Will India seize wheat export contracts missed by Russian-Ukraine?

With two major wheat exporters locked in a war, the world is now looking for countries that can fill the void. Will India be able to rise to the occasion? Can it overcome the logistical bottlenecks?


wheat | Export growth | wheat MSP

Bhaswar Kumar  | 
New Delhi 

Goods wagons carrying freshly-cultivated wheat sacks from parts of north are rolling in near Kandla port in a tad hurry now. They have to unload and come back again. War in Ukraine is clearly turning the fortunes back home. Wheat at Kandla port is being procured at over 2,400 per quintal now, about Rs 300 more than what it was a fortnight ago. While the government MSP is Rs 2,015 per quintal. So, it’s a win-win situation for everyone. Farmers are happy because they have started getting better rates for wheat than the government was offering them a few weeks ago. The government is happy as it will have to procure less wheat and its subsidy bill will plummet. Despite being the second-largest producer of wheat in the world, India accounts for less than one per cent of exports. Russia and Ukraine are major suppliers of wheat, accounting for about 30 per cent of the global supply. Now, with a war being waged between the two nations, wheat exports from Russia have come to a standstill and ports in Ukraine have halted commercial activity. This has left a gap that India is filling. Prime Minister Narendra Modi recently said that India should seize the opportunity to export wheat of the best quality, as demand surges amid Russia’s invasion of Ukraine. And, it appears that the government and other authorities concerned have decided to act. This comes at a time when India’s wheat exports have already been growing at a significant pace during the past few years. Let us examine where they are headed, what measures are being taken to give them a boost, and who are the major players involved. According to an agency report citing unnamed government sources, significant measures will be taken in next few weeks to establish India as a dominant exporter of high-quality wheat. Three primary measures will be implemented over the course of around two weeks. The first one is ensuring that government-approved laboratories test the quality of wheat for export. The second is ensuring that extra rail wagons are available for transport. And, the third one involves working with port authorities to give priority to wheat exports. Trade and market sources have told Business Standard that India’s opening stocks of wheat in the central pool as on first April 2022 are expected to be the lowest in the last three years.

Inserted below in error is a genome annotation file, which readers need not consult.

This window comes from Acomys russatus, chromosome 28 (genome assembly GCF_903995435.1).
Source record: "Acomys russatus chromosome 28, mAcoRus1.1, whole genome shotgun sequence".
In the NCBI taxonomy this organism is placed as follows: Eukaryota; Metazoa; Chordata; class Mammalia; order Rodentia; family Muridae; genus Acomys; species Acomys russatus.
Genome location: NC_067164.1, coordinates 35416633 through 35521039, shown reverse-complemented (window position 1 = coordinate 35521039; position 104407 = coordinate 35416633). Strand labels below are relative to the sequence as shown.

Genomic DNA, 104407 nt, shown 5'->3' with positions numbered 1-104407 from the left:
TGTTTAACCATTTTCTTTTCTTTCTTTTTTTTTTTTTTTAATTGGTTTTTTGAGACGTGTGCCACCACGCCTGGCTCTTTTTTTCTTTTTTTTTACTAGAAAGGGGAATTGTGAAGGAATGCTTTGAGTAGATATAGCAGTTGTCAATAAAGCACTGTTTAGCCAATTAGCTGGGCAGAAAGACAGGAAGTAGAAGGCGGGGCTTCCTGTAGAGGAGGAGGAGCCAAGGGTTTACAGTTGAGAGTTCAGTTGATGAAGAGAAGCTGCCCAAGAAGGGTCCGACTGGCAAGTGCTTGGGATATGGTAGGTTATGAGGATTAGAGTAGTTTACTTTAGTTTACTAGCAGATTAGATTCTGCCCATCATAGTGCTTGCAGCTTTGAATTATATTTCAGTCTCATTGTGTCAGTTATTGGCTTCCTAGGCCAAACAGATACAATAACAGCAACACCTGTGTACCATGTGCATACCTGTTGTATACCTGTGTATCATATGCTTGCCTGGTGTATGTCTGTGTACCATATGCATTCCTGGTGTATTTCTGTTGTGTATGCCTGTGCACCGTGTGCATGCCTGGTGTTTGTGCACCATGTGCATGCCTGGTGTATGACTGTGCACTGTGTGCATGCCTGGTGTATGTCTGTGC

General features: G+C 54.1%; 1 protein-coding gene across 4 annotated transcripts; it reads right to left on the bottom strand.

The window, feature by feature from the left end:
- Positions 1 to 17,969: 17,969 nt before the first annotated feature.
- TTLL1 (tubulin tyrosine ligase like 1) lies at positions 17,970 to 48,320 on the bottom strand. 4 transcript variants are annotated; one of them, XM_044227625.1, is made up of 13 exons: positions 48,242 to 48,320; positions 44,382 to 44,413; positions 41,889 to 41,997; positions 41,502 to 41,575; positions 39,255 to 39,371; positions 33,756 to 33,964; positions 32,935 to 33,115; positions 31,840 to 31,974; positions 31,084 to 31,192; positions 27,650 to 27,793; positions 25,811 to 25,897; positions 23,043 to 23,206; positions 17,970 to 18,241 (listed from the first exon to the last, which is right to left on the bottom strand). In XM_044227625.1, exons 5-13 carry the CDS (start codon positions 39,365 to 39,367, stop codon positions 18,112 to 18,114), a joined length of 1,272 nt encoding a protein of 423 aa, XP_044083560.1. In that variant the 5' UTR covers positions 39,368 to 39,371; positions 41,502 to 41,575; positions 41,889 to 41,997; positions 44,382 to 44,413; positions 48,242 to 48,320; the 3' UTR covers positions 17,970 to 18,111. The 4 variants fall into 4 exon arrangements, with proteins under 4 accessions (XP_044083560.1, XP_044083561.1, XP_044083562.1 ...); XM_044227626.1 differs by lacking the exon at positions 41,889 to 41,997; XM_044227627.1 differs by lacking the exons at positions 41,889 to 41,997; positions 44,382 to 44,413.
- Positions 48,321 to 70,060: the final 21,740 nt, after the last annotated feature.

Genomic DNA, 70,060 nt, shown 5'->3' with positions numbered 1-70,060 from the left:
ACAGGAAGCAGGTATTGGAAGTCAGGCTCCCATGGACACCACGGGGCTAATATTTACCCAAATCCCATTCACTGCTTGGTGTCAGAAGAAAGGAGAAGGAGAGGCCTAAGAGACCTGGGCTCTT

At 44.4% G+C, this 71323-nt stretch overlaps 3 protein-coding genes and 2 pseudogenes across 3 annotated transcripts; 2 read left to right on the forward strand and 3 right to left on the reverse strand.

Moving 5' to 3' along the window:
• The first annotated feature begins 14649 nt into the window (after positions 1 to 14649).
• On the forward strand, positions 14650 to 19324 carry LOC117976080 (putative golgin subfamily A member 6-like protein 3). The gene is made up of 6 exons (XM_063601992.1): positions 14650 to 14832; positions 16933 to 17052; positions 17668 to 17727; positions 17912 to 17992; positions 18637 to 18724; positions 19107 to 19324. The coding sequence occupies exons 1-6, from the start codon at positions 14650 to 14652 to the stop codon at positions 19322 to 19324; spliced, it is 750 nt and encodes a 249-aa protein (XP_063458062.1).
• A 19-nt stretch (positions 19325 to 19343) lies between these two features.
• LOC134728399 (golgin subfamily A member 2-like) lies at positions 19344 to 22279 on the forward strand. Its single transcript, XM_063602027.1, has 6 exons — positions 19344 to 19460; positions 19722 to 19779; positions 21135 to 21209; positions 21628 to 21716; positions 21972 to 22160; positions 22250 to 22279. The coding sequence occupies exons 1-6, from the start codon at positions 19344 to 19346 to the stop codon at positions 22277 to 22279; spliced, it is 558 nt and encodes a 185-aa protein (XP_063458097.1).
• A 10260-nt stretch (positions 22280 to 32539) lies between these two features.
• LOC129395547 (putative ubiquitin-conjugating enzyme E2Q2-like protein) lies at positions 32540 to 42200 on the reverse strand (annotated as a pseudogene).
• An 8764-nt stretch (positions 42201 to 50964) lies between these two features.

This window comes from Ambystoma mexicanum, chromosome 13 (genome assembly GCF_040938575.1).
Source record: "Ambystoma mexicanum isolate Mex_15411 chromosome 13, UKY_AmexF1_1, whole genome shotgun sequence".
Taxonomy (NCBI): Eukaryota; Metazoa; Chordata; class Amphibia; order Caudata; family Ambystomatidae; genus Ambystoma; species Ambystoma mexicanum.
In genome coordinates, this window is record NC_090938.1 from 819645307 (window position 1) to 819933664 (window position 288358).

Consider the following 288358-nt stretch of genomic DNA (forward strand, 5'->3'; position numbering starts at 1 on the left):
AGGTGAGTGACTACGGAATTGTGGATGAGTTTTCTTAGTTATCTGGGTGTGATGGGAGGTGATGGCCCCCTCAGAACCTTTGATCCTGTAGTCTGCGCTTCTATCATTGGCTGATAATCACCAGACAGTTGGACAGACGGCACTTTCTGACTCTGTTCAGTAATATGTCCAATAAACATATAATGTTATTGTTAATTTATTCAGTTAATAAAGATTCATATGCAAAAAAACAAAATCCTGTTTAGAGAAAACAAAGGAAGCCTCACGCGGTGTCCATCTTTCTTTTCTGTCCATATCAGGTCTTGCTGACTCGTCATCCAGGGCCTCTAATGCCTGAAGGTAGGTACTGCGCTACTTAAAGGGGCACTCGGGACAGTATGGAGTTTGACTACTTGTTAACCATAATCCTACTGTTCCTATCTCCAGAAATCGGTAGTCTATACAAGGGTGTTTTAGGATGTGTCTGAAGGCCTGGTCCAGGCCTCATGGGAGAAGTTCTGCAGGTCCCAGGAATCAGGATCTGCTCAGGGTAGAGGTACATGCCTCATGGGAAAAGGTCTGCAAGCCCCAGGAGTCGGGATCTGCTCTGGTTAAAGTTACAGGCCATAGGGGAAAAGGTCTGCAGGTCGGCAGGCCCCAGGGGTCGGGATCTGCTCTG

But, they will still be much higher than the level required for maintaining a buffer and strategic reserve.

Both government and trade sources have said that in FY22, wheat exports will be about 7.25 million tonnes. This would be a record. In the upcoming financial year, exports might even touch 10 million tonnes if the current momentum is maintained. This also depends on global market conditions remaining benign and the outbound shipments don’t face any hassle. And, this opportunity comes at a time when India’s wheat exports were already rising at a fast clip. According to the Ministry of Commerce & Industry, India’s wheat exports surpassed 872 million dollars in the April-October period of 2021-22. They had touched 243 million dollars in 2020, against 50 million dollars in 2016. The current price of Indian wheat is the cheapest among all global competitors. This is good news for the private sector, which had already stepped up to boost wheat exports. Out of the nearly 7.25 million tonnes of exports in FY22, over 50 per cent has been done by ITC. Meanwhile, the rest has been shared between a clutch of multinational trading companies that include Olam Agro and Cargill. So, what are the challenges Indian traders will face if they want to export record quantities? Apart from sudden changes in global conditions, one of the only other bottlenecks in achieving exports of 10 million tonnes next year is if the government curbs exports to enable it to achieve the annual wheat procurement target for FY23. However, most analysts told Business Standard that in the coming financial year, the Centre might not have to purchase the full target for wheat if the current interest shown by private players continues. A lower procurement of wheat, along with lower carryover stocks, is sure to have an impact on the food subsidy for FY23, a good portion of which comes from wheat.) According to one report, in some parts of the country, commissioning agents and traders are seeking tax reliefs to cash in on the opportunity. For example, sellers in Punjab have reportedly been fielding enquiries from food retail giants and foodgrain exporters. But, even as the demand grows, high taxes could play spoilsport. Consider the 3 per cent each in market fee and rural development fund, along with the 2.5 percent commission to agents and 1 per cent service charges, that they have to deal with. So, in Prime Minister Narendra Modi’s words, Indian exporters have the golden opportunity to provide the best-quality product with the best service to the world. It should not be a stop-gap arrangement but Indian exporters should make it a permanent arrangement and take the Indian wheat export to above 15 million tons per year.

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First Published: Fri, March 18 2022. 08:15 IST